Dashka: It’s hard to choose just one, because there are the ones that were childhood favorites and ones that are adult favorites. As a child, I loved A LITTLE HOUSE OF YOUR OWN by Beatrice Schenk De Regniers, which struck me as one of the truest books I’d ever read. It addresses the reader very directly about the need to have a little house, and I felt entirely understood by it as a child. It has lovely pen and ink illustrations, very simple. As an adult, one of my favorites is KING BIDGOOD’S IN THE BATHTUB by Audrey and Don Wood, which seems to me to be a perfect book — beautifully illustrated, very funny, and wonderful to read aloud. Another favorite is FISHING IN THE AIR by Sharon Creech, illustrated by Chris Raschka. A book that succeeds on so many levels, it’s almost miraculous.

Carter: Do you have a favorite word? (I really think you can learn a lot about someone in this very important question.)

Dashka: Ragamuffin.

Jim: Curmudgeon.

Carter: (Eyeball.)

Carter: Who do you consider your greatest creative influences?

Jim: Sendak, Bradbury, Schulz, and Mary Ann Meyer, my high school art teacher.

Dashka: Maurice Sendak, E. Nesbit, Lewis Carroll, Charlotte Zolotow and the film-makers Jean Cocteau and Jean-Pierre Jeunet.

Carter: What are you most excited about for 2013?

Dashka: I’m eager to finish my middle grade novel. “Finish,” means “cut like hell” as I’ve never written anything that didn’t start out much too long. So the book is ready to go on a major weight loss regimen, from which I’m hoping it will emerge lithe, sinuous and irresistible.

Jim: I have another picture book coming out in 2013, called THE MARKET BOWL.  It’s especially dear to me because it takes place in Cameroon, where I was a Peace Corps volunteer.  The Peace Corps has three goals: Helping the people of interested countries in meeting their need for trained men and women. Helping promote a better understanding of Americans on the part of the peoples served. Helping promote a better understanding of other peoples on the part of Americans. So THE MARKET BOWL is my third goal fulfilled, at least a little. The book was a Junior Library Guild selection, so it is quite an honor to be able to fulfill my third goal obligations in this way.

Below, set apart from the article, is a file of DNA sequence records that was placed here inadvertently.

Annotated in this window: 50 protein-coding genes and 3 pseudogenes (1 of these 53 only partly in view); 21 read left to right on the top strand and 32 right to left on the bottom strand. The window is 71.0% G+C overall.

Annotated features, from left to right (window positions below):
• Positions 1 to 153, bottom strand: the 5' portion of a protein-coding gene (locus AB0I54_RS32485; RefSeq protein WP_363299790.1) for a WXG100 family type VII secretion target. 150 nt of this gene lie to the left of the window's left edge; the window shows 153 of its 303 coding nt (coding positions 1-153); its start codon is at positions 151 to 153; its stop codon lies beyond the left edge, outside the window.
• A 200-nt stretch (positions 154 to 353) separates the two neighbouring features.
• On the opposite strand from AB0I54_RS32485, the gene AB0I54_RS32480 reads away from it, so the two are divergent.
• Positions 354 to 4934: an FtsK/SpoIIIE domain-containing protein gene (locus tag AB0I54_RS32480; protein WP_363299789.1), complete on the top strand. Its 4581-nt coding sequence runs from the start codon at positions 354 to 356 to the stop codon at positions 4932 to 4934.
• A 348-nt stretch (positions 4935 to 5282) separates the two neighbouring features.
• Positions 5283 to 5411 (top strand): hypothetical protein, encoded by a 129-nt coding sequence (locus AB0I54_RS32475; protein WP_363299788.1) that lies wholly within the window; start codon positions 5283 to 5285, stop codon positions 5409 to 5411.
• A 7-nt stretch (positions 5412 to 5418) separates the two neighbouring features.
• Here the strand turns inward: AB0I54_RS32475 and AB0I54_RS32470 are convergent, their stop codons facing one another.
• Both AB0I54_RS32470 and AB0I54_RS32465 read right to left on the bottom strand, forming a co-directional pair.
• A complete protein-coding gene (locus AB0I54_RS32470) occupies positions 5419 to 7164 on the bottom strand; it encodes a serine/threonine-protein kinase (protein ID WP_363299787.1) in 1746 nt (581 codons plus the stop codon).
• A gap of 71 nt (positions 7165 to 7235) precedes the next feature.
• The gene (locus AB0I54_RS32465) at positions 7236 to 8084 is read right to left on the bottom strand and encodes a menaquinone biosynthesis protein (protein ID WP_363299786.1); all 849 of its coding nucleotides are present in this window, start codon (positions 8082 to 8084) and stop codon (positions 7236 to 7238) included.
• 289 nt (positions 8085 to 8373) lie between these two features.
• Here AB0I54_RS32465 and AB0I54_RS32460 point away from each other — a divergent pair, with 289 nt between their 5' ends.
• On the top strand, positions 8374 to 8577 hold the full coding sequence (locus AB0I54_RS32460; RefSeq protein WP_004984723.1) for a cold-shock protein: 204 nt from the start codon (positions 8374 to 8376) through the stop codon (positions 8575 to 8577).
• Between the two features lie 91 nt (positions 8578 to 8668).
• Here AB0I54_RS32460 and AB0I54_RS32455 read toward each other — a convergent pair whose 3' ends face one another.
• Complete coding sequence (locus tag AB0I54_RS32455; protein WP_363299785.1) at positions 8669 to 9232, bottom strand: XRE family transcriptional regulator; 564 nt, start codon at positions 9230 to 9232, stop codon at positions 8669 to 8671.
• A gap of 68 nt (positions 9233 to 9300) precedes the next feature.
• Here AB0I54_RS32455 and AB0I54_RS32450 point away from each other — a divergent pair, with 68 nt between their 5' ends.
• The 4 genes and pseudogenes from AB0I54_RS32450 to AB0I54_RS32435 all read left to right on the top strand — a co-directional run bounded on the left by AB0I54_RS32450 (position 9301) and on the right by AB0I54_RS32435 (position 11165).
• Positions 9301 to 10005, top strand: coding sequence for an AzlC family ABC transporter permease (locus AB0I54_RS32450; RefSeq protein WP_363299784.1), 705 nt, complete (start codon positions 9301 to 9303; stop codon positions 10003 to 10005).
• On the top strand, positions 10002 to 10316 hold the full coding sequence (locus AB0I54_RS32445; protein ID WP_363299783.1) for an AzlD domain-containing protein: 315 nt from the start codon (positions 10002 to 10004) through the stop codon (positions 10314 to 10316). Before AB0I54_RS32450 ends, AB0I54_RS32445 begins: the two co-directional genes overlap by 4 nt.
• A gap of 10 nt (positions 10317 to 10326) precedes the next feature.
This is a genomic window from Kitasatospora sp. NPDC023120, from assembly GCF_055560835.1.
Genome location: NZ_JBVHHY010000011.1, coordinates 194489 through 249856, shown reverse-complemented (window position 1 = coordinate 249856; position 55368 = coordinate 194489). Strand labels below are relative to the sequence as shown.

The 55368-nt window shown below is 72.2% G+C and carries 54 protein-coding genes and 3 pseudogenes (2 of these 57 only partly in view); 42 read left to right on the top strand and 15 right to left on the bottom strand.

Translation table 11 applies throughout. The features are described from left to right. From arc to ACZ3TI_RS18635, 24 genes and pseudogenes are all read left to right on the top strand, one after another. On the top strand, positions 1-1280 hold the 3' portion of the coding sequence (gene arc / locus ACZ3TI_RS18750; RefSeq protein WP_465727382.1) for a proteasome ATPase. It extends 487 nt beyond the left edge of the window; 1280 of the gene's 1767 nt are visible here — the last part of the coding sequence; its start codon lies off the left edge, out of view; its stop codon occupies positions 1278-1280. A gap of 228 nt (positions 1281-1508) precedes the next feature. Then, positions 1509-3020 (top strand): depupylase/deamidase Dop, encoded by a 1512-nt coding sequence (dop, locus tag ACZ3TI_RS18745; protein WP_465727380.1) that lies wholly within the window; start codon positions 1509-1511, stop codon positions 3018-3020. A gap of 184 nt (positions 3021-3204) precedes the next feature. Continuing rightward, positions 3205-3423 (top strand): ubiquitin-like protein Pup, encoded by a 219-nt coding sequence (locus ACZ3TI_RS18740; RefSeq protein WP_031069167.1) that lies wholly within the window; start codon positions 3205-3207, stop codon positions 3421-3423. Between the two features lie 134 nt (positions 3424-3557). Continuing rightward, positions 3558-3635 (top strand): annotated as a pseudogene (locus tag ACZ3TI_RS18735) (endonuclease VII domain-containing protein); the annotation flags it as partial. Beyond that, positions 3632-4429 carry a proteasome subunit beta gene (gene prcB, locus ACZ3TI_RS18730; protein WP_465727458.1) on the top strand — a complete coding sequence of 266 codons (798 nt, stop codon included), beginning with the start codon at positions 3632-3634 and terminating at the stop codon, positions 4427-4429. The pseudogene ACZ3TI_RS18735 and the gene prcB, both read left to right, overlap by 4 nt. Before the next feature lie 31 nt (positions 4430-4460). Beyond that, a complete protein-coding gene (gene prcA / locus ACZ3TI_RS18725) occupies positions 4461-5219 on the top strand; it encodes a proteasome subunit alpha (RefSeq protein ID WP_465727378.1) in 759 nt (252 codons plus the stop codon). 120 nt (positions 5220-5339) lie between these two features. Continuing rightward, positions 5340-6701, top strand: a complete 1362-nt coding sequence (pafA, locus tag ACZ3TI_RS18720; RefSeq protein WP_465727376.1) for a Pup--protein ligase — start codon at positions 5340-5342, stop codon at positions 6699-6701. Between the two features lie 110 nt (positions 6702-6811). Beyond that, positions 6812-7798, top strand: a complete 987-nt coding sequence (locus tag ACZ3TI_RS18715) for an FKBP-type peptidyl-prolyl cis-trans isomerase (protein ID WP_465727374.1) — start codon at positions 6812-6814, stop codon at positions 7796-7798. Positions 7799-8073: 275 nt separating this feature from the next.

I am also excited begin working with my editor on my first novel, A HITCH AT THE FAIRMONT, for the middle grade audience.

Carter: What is your work space like and what is your favorite thing about it?

Jim:  I work in two places. I write at the Mechanics Institute Library in San Francisco.  My favorite thing about it is that it is a library and that it is in San Francisco.
When I illustrate I work in a little 6×8 foot space in my house. It had lots of storage for books, art supplies and toys, and way too little space to work. My favorite thing about it is the tech:  I have a very fast computer, which helps when I am working on huge files in Photoshop. And I also like the way you really can be in a little space in your home, but still be connected to the world via the internet and social media.

Dashka: I write from a large bird’s nest lined with moss and precious gems. My favorite thing about it is the parfait bar on a nearby tree limb and the team of masseurs.

Carter: If you weren’t a picture book writer/illustrator, what would you be?

Dashka: Extraordinarily irritable.

Jim: A novelist I hope.  At least, if “independently wealthy” is already taken.
… though I plan to be both.

Carter: What color is your day today?

Jim: Today is brought to you by the color Cerulean.

Dashka: I’d love to say it was sea green, but alas, it was typography gray.

Seriously, how fun are they? Hey Dashka and Jim, if you’re ever in Burbank…

I’ll properly highlight their books in the coming weeks, but I wanted to tell you about something really special for the holidays. Along with a few other stellar authors and illustrators, Dashka and Jim are providing signed bookplates designed exclusively for their books. You can buy their books from your favorite local bookstore, or anywhere else you’d like, and they will mail you a signed bookplate to stick inside. Cool, right?

All the information and a peek at the beautiful bookplates are here. (Remember Backseat A-B-See?)

I love, love, love this idea. If you are gifting picture books, (and why would you not be!) check this out for sure. Huge kudos to this bunch of authors and illustrators for connecting with readers like this. Now…to shop.

Dangerously Ever After (Dial Books for Young Readers, September 2012)

By Dashka Slater, Illustrated by Valeria Docampo

 Princess Amanita laughs in the face of danger. Brakeless bicycles, pet scorpions, spiky plants–that’s her thing. So when quiet Prince Florian gives her roses, Amanita is unimpressed . . . until she sees their glorious thorns! Now she must have rose seeds of her own. But when huge, honking noses grow instead, what is a princess with a taste for danger to do?

Oh No, Little Dragon (Simon & Schuster/Atheneum, August 2012)

Written and illustrated by Jim Averbeck

With a PHOOSH and a Grrrrrr and a CANNONBAAAALLLLLL! Little Dragon tears through his day (and the house). But even when he gets a little too rambunctious, there’s no OH NO! that Mama’s kiss can’t fix.